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At What Price?: Conceptualizing and Measuring Cost-of-Living and Price Indexes
had lowered the price of that treatment, then perhaps a price decline for the good, so defined, could be justified. See Chapter 6 for more discussion of this issue.) Yet, on average, consumers are better off than before, even if their incomes and the prices of all other goods are the same. If the price level is not adjusted, the benefits of the technological innovation are missed and show up nowhere in the accounting system. Many economists are concerned that these phenomena are pervasive in modern economies, where the growth in quality has replaced the growth in quantity as the main engine of increased well-being, and where the production of new commodities is as important for economic growth as is the more efficient production of old ones. Neither Laspeyres price indexes nor conditional cost-of-living indexes are likely to capture this progress; it would likely be better captured by an unconditional COLI.
At present, there is probably no alternative to a selective treatment of whether or not the state of technology should be a conditioning variable for a COLI. Such selective treatment of the same variable, technological advance, it not a very comfortable position. It leaves much room for discretion of a kind that will undoubtedly be a source of debate for years to come. More generally, the unacceptability of the unconditional cost-of-living index, together with the apparent impossibility of devising a general way of conditioning the conditional cost-of-living index, has brought several members of the panel to the view that there has probably been too little research on other conceptual approaches, such as the test or stochastic view of index numbers.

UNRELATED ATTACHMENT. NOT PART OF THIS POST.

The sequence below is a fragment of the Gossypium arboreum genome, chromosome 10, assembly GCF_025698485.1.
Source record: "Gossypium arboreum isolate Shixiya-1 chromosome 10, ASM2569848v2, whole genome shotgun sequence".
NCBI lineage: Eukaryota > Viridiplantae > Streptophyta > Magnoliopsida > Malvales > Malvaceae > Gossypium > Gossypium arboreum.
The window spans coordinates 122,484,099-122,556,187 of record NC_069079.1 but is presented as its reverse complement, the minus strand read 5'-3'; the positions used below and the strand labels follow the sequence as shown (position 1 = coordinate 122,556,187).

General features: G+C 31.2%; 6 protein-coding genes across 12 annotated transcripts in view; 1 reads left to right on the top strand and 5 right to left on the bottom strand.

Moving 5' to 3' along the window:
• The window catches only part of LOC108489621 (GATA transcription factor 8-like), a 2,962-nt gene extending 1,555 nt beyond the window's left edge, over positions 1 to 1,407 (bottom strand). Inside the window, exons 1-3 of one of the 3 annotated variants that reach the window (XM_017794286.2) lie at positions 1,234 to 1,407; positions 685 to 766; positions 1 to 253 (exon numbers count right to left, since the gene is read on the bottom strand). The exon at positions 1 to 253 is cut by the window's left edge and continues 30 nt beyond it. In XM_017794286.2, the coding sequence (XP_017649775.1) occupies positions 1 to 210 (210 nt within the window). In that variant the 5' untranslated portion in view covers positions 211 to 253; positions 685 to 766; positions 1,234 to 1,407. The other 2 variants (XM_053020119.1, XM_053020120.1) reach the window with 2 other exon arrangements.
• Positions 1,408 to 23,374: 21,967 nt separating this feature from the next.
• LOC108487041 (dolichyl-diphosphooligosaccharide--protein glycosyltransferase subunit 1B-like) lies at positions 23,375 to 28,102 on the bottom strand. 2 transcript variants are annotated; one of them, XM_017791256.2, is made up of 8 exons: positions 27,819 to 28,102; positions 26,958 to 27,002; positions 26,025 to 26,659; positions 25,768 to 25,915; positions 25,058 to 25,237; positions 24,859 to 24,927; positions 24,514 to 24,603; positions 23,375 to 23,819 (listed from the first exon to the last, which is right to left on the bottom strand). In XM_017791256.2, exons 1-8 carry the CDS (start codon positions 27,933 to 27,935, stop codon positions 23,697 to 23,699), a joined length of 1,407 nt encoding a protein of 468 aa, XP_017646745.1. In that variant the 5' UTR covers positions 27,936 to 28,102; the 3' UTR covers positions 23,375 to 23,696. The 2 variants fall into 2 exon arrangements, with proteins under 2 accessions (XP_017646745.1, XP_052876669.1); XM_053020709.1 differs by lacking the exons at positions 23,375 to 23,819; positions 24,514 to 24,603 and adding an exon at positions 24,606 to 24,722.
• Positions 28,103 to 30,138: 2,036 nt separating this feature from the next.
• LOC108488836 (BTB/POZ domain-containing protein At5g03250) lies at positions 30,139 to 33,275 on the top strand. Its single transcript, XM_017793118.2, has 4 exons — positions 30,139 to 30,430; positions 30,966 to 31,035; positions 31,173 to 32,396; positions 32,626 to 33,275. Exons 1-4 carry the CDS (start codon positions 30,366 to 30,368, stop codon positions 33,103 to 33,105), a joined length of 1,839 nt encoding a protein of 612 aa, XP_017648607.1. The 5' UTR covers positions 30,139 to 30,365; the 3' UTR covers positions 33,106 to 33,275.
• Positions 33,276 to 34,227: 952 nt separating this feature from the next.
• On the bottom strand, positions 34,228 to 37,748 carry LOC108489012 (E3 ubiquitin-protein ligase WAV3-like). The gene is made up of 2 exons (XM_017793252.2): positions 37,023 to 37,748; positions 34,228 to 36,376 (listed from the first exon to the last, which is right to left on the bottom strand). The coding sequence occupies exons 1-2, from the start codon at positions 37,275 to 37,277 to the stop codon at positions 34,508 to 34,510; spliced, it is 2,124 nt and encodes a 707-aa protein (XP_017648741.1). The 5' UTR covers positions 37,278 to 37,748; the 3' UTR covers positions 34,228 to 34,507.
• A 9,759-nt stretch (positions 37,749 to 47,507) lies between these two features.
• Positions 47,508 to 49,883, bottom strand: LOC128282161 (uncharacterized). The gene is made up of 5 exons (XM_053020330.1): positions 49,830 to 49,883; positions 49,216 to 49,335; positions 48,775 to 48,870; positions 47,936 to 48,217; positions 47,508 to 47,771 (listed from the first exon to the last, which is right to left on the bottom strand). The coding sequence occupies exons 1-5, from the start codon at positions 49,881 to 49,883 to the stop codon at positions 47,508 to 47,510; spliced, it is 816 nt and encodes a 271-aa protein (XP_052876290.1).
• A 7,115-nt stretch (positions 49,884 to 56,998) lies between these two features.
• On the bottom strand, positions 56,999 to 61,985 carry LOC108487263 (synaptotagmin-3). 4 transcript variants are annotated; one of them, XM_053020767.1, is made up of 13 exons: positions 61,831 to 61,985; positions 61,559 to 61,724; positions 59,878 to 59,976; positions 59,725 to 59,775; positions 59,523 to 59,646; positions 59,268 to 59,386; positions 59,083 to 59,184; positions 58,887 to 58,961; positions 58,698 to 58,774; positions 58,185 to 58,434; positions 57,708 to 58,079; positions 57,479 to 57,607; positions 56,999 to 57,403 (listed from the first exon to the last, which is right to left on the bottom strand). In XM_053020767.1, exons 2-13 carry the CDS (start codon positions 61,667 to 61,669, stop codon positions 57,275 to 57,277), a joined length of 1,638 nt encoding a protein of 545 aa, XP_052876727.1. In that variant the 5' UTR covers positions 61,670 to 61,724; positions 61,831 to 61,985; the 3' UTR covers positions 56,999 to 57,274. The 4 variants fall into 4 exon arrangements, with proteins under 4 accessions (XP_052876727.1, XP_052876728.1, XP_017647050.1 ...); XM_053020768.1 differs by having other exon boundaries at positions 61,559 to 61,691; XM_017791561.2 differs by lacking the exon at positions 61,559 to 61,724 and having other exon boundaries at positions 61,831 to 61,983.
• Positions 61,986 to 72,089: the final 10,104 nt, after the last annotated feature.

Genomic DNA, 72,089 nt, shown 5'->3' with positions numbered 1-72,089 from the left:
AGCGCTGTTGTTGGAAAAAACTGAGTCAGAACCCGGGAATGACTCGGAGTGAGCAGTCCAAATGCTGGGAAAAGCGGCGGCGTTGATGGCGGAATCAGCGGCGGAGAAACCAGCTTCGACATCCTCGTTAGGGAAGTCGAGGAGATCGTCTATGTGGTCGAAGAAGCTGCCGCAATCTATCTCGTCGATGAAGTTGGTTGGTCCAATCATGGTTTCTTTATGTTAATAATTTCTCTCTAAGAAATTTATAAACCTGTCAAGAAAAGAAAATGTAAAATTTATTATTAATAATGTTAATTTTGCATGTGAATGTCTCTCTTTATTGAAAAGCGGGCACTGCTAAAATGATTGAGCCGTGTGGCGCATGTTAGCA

There is another somewhat more technical issue concerning conditional cost-of-living indexes. The conditional cost of living itself, and thus a conditional COLI associated with it, depends not just on prices and the level of living but also on the levels chosen for nonmarket goods and other conditioning variables. If the government provides public schools, a family’s cost of living is different than when it does not, and the way in which the family’s COLI responds to price changes—the price of books or the price of tutoring—will depend on what the public school provides. Similarly, the conditional COLI of someone with a house to heat may be unaffected by changes in the price of fuel when the average temperature is 70°F, but very sensitive to fuel prices when the average temperature is 50°F. A conditional COLI will be independent of the environment only when preferences for market goods are “separable” from nonmarket goods or from characteristics of the environment. Separability requires that the way a family spends its money on market goods must be independent of the provision of nonmarket goods or that a family’s choice between food and fuel is independent of the outside temperature. Such conditions are unlikely to hold. Indeed, some public goods may altogether supplant some private goods from a family’s budget. When separability does not hold, the conditional cost-of-living index will be different depending on the level at which one chooses to hold constant the provision of nonmarket goods. It is hard to imagine such effects being taken into account in any practical CPI.